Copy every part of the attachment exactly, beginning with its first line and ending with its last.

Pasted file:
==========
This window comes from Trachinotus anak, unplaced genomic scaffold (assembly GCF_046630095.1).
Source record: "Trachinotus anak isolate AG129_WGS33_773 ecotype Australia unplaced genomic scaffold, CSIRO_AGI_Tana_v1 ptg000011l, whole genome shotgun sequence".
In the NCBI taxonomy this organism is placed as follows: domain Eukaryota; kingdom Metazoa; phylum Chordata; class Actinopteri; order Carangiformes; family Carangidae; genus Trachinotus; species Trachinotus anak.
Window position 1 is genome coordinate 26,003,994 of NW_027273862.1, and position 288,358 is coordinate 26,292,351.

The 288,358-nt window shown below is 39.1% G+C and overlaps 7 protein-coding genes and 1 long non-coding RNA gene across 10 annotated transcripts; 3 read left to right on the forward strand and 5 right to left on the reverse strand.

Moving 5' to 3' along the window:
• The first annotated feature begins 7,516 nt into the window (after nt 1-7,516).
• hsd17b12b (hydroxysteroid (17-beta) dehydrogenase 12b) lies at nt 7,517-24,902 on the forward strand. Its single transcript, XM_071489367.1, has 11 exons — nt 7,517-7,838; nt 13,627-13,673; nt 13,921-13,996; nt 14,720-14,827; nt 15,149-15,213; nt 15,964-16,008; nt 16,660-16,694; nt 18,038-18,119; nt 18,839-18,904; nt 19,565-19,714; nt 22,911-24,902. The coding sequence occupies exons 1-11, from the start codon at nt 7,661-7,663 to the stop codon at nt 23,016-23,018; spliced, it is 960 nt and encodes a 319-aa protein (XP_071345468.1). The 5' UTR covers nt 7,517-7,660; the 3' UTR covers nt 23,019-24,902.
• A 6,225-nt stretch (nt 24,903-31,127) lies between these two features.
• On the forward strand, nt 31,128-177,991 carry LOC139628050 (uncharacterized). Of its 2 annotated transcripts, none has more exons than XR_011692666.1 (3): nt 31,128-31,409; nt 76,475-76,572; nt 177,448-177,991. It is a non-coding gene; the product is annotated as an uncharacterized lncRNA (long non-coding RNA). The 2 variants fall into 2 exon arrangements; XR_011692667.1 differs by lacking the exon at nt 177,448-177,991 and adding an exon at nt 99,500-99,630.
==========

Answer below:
This window comes from Trachinotus anak, unplaced genomic scaffold (assembly GCF_046630095.1).
Source record: "Trachinotus anak isolate AG129_WGS33_773 ecotype Australia unplaced genomic scaffold, CSIRO_AGI_Tana_v1 ptg000011l, whole genome shotgun sequence".
In the NCBI taxonomy this organism is placed as follows: domain Eukaryota; kingdom Metazoa; phylum Chordata; class Actinopteri; order Carangiformes; family Carangidae; genus Trachinotus; species Trachinotus anak.
Window position 1 is genome coordinate 26,003,994 of NW_027273862.1, and position 288,358 is coordinate 26,292,351.

The 288,358-nt window shown below is 39.1% G+C and overlaps 7 protein-coding genes and 1 long non-coding RNA gene across 10 annotated transcripts; 3 read left to right on the forward strand and 5 right to left on the reverse strand.

Moving 5' to 3' along the window:
• The first annotated feature begins 7,516 nt into the window (after nt 1-7,516).
• hsd17b12b (hydroxysteroid (17-beta) dehydrogenase 12b) lies at nt 7,517-24,902 on the forward strand. Its single transcript, XM_071489367.1, has 11 exons — nt 7,517-7,838; nt 13,627-13,673; nt 13,921-13,996; nt 14,720-14,827; nt 15,149-15,213; nt 15,964-16,008; nt 16,660-16,694; nt 18,038-18,119; nt 18,839-18,904; nt 19,565-19,714; nt 22,911-24,902. The coding sequence occupies exons 1-11, from the start codon at nt 7,661-7,663 to the stop codon at nt 23,016-23,018; spliced, it is 960 nt and encodes a 319-aa protein (XP_071345468.1). The 5' UTR covers nt 7,517-7,660; the 3' UTR covers nt 23,019-24,902.
• A 6,225-nt stretch (nt 24,903-31,127) lies between these two features.
• On the forward strand, nt 31,128-177,991 carry LOC139628050 (uncharacterized). Of its 2 annotated transcripts, none has more exons than XR_011692666.1 (3): nt 31,128-31,409; nt 76,475-76,572; nt 177,448-177,991. It is a non-coding gene; the product is annotated as an uncharacterized lncRNA (long non-coding RNA). The 2 variants fall into 2 exon arrangements; XR_011692667.1 differs by lacking the exon at nt 177,448-177,991 and adding an exon at nt 99,500-99,630.